We occasionally part ways with clients, and the reasons for doing so vary. Some move away and prefer to find a new advisor closer to where they live. Some pass away. Some realize after some time that we’re not a “good fit” for them. While we never like to lose clients, we also don’t expect to retain 100% of our clients either. That’s not realistic.
But sometimes when a client leaves, we feel the reason may have been a “failure to communicate”. We experienced one such situation in April 2016.
That month, we held an annual review meeting with clients for whom we had done robust retirement planning and for whom we managed investment and retirement accounts. The couple were in their late 50s and were looking forward to retirement.
During our review, these clients expressed their concerns about the global economy, the US stock market and their portfolio, as they had several times in the months preceding the meeting.
You might remember that, in the spring of 2016, the presidential election was heating up. The stock market had been fairly choppy, with a sell-off in the first part of the year and then a recovery in the spring. But neither event was a major movement of the market. Our client, Bob (not his real name), told us with some conviction that he felt the economy was headed for a recession, and the stock market would soon follow with a major decline. When we asked him to articulate why he believed this, he referred to informal conversations he had been having with work colleagues, but struggled to provide any real reasons. His wife, Julie (not her real name), didn’t say much during our meeting, but it was clear that she was concerned as well, reflecting her husband’s anxiety.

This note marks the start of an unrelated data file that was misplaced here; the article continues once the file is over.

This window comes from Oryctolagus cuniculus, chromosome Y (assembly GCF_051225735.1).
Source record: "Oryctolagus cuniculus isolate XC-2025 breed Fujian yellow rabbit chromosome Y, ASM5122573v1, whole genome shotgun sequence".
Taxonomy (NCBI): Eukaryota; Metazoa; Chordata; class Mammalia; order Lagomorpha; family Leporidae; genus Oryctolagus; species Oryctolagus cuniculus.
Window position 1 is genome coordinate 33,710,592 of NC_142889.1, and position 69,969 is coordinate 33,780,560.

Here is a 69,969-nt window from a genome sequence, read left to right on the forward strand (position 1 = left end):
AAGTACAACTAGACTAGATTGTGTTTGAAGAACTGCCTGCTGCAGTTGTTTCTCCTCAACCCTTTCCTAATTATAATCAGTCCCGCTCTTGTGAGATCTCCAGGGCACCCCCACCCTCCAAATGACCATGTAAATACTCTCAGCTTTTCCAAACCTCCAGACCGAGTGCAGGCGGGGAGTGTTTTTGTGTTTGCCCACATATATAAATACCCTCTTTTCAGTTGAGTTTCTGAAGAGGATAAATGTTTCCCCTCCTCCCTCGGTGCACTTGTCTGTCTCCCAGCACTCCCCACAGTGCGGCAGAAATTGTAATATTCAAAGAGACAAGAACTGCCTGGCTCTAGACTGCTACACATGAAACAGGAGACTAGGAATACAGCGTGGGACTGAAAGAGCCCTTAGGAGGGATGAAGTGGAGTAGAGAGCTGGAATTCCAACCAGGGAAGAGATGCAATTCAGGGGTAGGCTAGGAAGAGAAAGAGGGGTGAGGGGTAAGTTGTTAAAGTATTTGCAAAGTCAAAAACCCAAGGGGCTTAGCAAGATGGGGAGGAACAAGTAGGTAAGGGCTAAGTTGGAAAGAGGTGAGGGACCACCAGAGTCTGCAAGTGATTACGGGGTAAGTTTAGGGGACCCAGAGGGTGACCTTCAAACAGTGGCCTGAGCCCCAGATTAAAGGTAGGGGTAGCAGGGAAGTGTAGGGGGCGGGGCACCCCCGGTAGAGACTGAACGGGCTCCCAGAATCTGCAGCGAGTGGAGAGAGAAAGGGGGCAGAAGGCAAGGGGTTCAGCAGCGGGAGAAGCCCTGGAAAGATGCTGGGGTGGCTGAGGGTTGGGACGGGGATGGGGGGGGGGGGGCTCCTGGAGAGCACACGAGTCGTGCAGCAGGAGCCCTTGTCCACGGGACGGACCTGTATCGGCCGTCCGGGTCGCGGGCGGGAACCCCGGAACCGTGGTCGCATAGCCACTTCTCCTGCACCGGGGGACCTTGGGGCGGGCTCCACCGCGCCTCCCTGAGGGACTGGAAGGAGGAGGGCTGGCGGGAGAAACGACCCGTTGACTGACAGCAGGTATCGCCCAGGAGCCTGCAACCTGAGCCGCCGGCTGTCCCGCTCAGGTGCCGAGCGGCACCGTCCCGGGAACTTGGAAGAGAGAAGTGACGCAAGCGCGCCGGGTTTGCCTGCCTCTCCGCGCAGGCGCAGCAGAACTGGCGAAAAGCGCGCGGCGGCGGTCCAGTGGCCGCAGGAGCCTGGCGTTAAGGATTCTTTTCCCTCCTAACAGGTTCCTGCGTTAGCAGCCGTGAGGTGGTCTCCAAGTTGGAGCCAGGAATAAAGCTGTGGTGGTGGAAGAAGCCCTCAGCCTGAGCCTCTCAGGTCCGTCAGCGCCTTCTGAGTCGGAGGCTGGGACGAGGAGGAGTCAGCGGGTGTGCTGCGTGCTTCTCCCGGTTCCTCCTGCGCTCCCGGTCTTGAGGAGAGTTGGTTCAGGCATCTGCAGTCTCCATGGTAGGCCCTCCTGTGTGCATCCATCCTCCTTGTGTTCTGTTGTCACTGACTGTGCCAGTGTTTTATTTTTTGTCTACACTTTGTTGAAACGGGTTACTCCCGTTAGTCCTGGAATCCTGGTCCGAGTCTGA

We asked Bob and Julie if they wanted to temporarily reduce their portfolio’s riskiness, by decreasing their exposure to the stock market and increasing their exposure to bonds and cash. They said that they wanted to get out of the market entirely, and move their portfolio completely to cash.
Now, this is not the first time we’ve had an experience like this. Candidly, these situations are very challenging, because as advisors we have a fiduciary and a moral duty to do always do what’s right for our clients. We knew that Bob and Julie’s retirement plan only worked if their portfolio maintained a moderate exposure to the stock market. We also know that when clients totally bail out of the market, it’s generally very difficult for them to get back in. So, we always endeavor to keep our clients invested, and to assure them that – even if the stock market experiences a major correction – their plan will work, as long as they remain invested and allow their portfolio’s value to recover. But, we also know that clients have to do what they feel is “right” for them. That’s true even when we know it’s not in their best interest economically.
We couldn’t convince Bob and Julie to follow our advice. So, we made the difficult decision to resign as their advisor, and showed them how they could instruct the account custodian to move their investments to cash.
Since then, we’ve wondered if we could have done more to calm their fears and keep them invested.
We recently reviewed the performance* of the model portfolio that reflected Bob and Julie’s investment strategy. For the 3+ year period from April 1, 2016 through July 31, 2019, that model portfolio returned an annualized 7.26%.
The economy did not enter a recession and the stock market did not crash. Of course, both will likely will happen at some point in the future.
This is a cautionary tale. It’s easy to let our emotions to get the better of us and lead us to make poor financial decisions. At Springwater, we’ll always endeavor to help you manage your emotions and make wise, forward-looking decisions about your finances.
* Past performance may not be indicative of future results. Different types of investments involve varying degrees of risk. Therefore, it should not be assumed that future performance of any specific investment or investment strategy (including the investments and/or investment strategies recommended and/or undertaken by Springwater Wealth Management, LLC (“Springwater”), or any non-investment related content, will be profitable, equal any corresponding indicated historical performance level(s), be suitable for your portfolio or individual situation, or prove successful.
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